While accountability for wrongdoing of UNRWA is necessary, collective punishment that exacerbates the suffering of the vulnerable is neither just nor effective.
On the 27th of January, a day after Israel was ordered by the International Court of Justice to take all measures to prevent its genocidal acts in Gaza, Germany, Canada, the UK and six other Western nations joined the US in pausing funding for the UN Palestinian refugee agency (UNRWA). This decision followed Israel’s allegation that 12 UNRWA employees were involved in the October 7 Hamas terrorist attack.
UNRWA, a UN agency founded in 1949 by the UN General Assembly, responded by terminating the employment of the accused individuals and initiating a thorough investigation. Secretary-General António Guterres expressed his horror at the allegations, stating that those found guilty would face criminal prosecution.
While UNRWA’s probe into Israel’s allegations is crucial, the decision to cut funding to a vital UN agency, which employs about 28,000 Palestinians and provides essential services including education, healthcare and social services to Palestinian refugees in response to the misconduct of 12 individuals, is nothing short of disproportionate and egregious. This is especially so during a conflict in which over 25,000 Palestinians have died and nearly 2.8 million of Gaza’s population has been displaced.
In a statement on Twitter, Philippe Lazzarini, the Commissioner-General of UNRWA, said: “UNRWA’s critical assistance is at risk following the decision by countries to cut funding. Our humanitarian operation, a lifeline for 2 million people in Gaza, is on the brink of collapse. The decision, based on the alleged conduct of a few, as the conflict worsens and famine looms, is shocking. The additional collective punishment of Palestinians in Gaza is unnecessary and reflects poorly on all of us.”
Israel has a long history of labelling UNRWA as a supporter of Hamas. In 2004, Israel claimed that UNRWA ambulances were transporting rockets. However, an investigation found no evidence supporting Israel’s claim. The then Secretary-General, Kofi Annan, reviewed the Secretariat’s Investigation Team report concerning the Israeli allegations against UNRWA personnel.
“The Secretary-General notes the Team’s conclusion that the allegation of a rocket being loaded into a UNRWA ambulance was unfounded, as the object was, in reality, a folding stretcher, standard equipment in UNRWA ambulances.”
Of course, UNRWA is far from a perfect organisation. Providing education and essential services to Palestinian refugees in Gaza, Jordan, Lebanon, Syria, all of which are in turmoil, and dealing with both far-right Jewish extremists and Hamas, a group considered a terrorist organisation by many countries and a direct challenger of the apartheid, presents a significant challenge.
In 2014, Secretary-General Ban Ki-moon ordered a review after reports surfaced that an UNRWA school was used to store Hamas rockets. This time the report concluded that “it was highly likely that a Palestinian armed group might have used the premises to hide weapons.” Regardless, UNRWA was quick to condemn this as a blatant breach of international law and confirmed the removal of the rockets and the notification of the concerned parties.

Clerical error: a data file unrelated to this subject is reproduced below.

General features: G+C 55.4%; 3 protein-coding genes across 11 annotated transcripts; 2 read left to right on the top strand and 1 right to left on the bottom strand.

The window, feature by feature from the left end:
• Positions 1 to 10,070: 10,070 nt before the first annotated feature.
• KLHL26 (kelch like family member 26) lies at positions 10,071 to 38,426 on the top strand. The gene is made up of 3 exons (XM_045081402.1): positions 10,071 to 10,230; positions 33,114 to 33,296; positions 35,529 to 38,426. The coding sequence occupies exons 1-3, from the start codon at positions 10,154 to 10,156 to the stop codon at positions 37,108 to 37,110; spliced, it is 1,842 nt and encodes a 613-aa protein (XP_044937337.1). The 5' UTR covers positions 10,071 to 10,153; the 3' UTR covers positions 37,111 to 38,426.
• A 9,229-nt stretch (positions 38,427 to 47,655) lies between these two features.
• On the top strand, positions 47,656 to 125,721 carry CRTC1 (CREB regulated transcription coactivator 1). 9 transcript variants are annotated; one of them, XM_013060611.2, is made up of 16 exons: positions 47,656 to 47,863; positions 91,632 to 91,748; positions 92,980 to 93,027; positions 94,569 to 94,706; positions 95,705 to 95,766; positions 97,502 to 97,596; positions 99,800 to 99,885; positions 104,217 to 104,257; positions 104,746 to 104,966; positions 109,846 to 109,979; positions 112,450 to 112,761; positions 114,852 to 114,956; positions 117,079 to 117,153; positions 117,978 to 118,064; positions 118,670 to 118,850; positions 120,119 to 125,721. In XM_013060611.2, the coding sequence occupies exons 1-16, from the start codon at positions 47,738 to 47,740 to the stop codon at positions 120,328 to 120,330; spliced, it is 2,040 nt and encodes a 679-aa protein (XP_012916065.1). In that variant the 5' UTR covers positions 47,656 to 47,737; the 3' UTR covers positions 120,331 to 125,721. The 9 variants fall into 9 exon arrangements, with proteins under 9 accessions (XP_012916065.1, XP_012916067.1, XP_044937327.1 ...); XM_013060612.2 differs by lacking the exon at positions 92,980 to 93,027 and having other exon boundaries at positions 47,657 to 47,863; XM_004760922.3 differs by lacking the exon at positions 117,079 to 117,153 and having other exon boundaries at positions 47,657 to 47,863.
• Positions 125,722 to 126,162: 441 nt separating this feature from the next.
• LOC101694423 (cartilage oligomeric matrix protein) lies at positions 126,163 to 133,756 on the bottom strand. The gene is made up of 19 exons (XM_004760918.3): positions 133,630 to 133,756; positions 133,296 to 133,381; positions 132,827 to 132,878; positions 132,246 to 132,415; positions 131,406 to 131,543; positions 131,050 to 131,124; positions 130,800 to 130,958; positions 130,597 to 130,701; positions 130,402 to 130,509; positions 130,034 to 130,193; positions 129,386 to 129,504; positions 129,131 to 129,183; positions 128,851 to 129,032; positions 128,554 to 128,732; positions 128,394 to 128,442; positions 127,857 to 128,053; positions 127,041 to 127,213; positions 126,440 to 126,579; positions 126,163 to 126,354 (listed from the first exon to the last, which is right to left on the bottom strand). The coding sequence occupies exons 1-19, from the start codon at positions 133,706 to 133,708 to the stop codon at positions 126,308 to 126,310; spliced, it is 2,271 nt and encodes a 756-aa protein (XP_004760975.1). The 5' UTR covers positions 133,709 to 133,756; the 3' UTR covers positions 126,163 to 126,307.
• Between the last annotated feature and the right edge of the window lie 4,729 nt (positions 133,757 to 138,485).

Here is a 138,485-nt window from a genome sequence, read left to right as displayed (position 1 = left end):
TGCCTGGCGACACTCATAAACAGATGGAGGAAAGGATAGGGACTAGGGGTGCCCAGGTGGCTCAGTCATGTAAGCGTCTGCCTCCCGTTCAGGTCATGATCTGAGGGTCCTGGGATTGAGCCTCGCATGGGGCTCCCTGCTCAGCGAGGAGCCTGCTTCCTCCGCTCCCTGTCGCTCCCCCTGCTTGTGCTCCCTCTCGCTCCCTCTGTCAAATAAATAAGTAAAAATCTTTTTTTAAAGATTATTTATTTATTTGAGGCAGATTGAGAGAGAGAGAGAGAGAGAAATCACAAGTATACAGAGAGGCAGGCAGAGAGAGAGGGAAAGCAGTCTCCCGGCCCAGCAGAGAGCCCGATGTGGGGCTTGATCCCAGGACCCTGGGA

Another investigation by UN Watch in March 2023 disclosed the indoctrination of Palestinian children by a small group of UNRWA staff. The report identified 20 staff members, who publicly celebrated the October 7th Hamas attack on Israeli civilians.
While UNRWA donors must enforce a zero-tolerance approach towards employees promoting racism or violence, double standards are evident. When Israeli journalist Yinon Magal captured a video of Israeli soldiers singing and chanting for the occupation of Gaza and to ‘wipe off the seed of Amalek’ (a reference to an ancient biblical enemy of the Israelites, often used metaphorically to symbolise the eradication of perceived enemies), saying there were no ‘innocent civilians’ in Gaza, the US did not stop providing Israel with weapons. In fact, despite the findings of the ICJ, the world’s highest court, regarding a “plausible case of genocide” unfolding in Gaza, instead of immediately halting arms transfers, the Biden administration is still sending a bottomless supply of armaments to Israel.
A minority within UNRWA employees may harbour radical views, just as elements within the Israeli political scene do. However, with UNRWA’s support now jeopardised, who will step in to assist the 1.8 million people, roughly 85 percent of Gaza’s population, displaced by Israel, which has left their homes, places of worship, cultural sites, hospitals and vital infrastructure in ruins.
Following the decision by many Western nations and long time supporters of Israel to cut funds, Micheál Martin, Ireland’s defence minister, remarked: “UNRWA’s 13,000 employees provide life-saving assistance to 2.3 million people, often at great personal risk. Over 100 staff were killed in the last four months.” He added, “Ireland has no intention of suspending its support for UNRWA’s critical work in Gaza.”
The world is witnessing overt discrimination against Palestinians, and this must end. The decision to suspend funding to UNRWA, a key agency in supporting millions of Palestinian refugees, highlights a concerning disparity in international response. This act, ostensibly based on the actions of a few, overlooks the broader humanitarian crisis and the vital services provided by UNRWA. While accountability for wrongdoing is necessary, collective punishment that exacerbates the suffering of the vulnerable is neither just nor effective.
There is no place for the politicisation of humanitarian aid. The plight of Palestinians, exacerbated by ongoing conflict and displacement, calls for a response grounded in humanitarian principles and the pursuit of peace, rather than political expediency and revenge.